Continuing my temples visit in Bessho Onsen, I visited Kitamuki Kannon, literally “Facing-North Kannon”, which is unusual as temples usually faces south. This Tendai sect. temple faces the Buddha statue in famous Zenkoji in Nagano directly and is popular as a love fulfillment spot.
Visiting Anraku-ji, the oldest Soto sect. of Zen Buddhism temple in Nagano which boost the only surviving octagonal pagoda in Japan. Located near Bessho Onsen, 30 minutes away from Ueda city, this temple deserves more attention for its history and links to Kencho-ji’s Rankei Doryu.
The quiet temple of Choanji allows visitors to appreciate the creativity of the over 200 rakan statues scattered around the temple. Some serious, while some with amusing expressions, this temple is a paradise for photography.
Hakuba in green season offers a plethora of outdoor activities such as hiking, kayaking, mountain-biking and more. I hiked to Happo-ike or Happo Pond on this clear weather to see the beautiful pond with the reflection of the Hakuba Sanzan – Mt. Shakushi, Mt. Yari, and Mt. Shirouma.
Exploring the large grounds of Sanzen-in, Ohara’s most popular temple, built by Saicho, the founder of Tendai sect. of Buddhism. Enjoying the pleasant autumn scenery in the moss garden and amusing myself with the laughing Buddhas.
Enjoying three distinct gardens at Hōsen-in, especially famous for the view of a “framed” garden from the tatami room. The blood-stained ceilings from Fushimi Castle creates a contrasting feeling of solemness against the serenity of the garden scenery.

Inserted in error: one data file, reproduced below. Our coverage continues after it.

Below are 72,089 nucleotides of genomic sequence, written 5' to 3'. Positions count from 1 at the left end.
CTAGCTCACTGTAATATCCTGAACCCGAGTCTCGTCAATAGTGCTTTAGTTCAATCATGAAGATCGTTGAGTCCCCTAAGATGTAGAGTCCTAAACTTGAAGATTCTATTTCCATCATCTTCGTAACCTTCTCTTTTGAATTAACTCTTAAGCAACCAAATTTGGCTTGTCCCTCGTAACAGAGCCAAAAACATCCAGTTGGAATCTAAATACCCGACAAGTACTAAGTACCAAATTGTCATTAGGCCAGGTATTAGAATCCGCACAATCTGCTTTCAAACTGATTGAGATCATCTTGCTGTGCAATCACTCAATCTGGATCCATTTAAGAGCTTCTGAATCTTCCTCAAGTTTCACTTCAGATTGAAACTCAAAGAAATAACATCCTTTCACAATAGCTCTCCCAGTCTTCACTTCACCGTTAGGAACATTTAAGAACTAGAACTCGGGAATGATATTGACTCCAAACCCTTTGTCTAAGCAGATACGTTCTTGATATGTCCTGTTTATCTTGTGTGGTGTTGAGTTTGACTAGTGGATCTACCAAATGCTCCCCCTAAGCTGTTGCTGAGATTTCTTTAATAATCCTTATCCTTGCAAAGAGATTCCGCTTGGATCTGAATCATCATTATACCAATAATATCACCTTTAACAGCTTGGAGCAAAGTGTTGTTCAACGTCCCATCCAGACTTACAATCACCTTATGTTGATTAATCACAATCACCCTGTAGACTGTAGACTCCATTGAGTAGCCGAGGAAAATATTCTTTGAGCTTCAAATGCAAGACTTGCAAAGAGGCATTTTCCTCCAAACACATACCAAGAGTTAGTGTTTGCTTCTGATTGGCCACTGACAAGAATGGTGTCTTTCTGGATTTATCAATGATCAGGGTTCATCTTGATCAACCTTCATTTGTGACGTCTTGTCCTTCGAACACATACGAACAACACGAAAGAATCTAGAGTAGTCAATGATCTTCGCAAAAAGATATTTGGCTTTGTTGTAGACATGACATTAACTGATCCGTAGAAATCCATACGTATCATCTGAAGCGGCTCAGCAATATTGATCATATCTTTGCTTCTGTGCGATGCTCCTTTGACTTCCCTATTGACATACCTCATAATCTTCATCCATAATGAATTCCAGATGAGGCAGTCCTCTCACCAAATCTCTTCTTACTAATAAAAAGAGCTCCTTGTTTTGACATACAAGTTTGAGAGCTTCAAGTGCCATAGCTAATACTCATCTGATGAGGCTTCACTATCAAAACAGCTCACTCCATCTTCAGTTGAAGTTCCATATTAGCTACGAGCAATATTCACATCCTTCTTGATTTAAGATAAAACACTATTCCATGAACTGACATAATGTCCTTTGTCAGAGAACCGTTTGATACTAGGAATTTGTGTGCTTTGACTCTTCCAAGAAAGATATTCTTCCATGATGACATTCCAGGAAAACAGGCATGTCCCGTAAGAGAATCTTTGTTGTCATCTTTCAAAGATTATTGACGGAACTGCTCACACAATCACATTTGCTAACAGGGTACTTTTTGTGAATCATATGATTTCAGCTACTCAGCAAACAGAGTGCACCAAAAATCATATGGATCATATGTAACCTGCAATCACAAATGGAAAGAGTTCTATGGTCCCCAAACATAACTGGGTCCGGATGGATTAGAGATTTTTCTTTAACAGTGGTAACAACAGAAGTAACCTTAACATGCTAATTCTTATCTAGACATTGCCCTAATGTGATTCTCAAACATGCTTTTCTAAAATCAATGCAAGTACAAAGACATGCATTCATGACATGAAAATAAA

Exploring another bamboo temple, this time in Kamakura’s Hokokuji Temple, family temples of the Ashikaga clan and later the Uesugi clan.
Enjoying autumn in Rikugien, one of Tokyo’s most adored landscape gardens. Named after the six divisions of Waka, a type of Japanese poetry, Rikugien offers a massive strolling garden around ponds and hills.
Shoren-in, a Tendai sect. Monzeki temple, offers a range of enjoyable experience, from its fusuma paintings, garden view from tatami room, garden stroll around a pond – Ryujin-no-Ike, and even a view of the temple and garden from above. The main object of worship here is the Shijoko Nyorai Mandala and the temple even has a painting of a blue Fudo Myo-o which is a national treasure.
Walking through countryside Japan to reach Jakko-in, a Tendai sect. Buddhism temple famously known for being the former nunnery of Empress Dowager Kenreimon-in, the surviving imperial Heike from the Dan-no-ura battle between the Taira and Miyamoto clans. Subjected to arson in 2000, the main hall was newly rebuilt in 2005, and houses the Rokumantai Jizo (60,000 forms Jizo).
Kurama-dera is rich in history, said to be founded by the disciple of Ganjin (Jiazhen), connected to the Guardian of the North and one of the Four Heavenly Kings, Bishamonten, and was once home to famous samurai Moritomo no Yoshitsune. The temple is unique, having established its own Kurama-kokyo sect of Buddhism, worshiping the trinity Sonten which comprises of Bishamonten, the Thousand-Armed Kannon, and Mao-son, a god unique to this temple.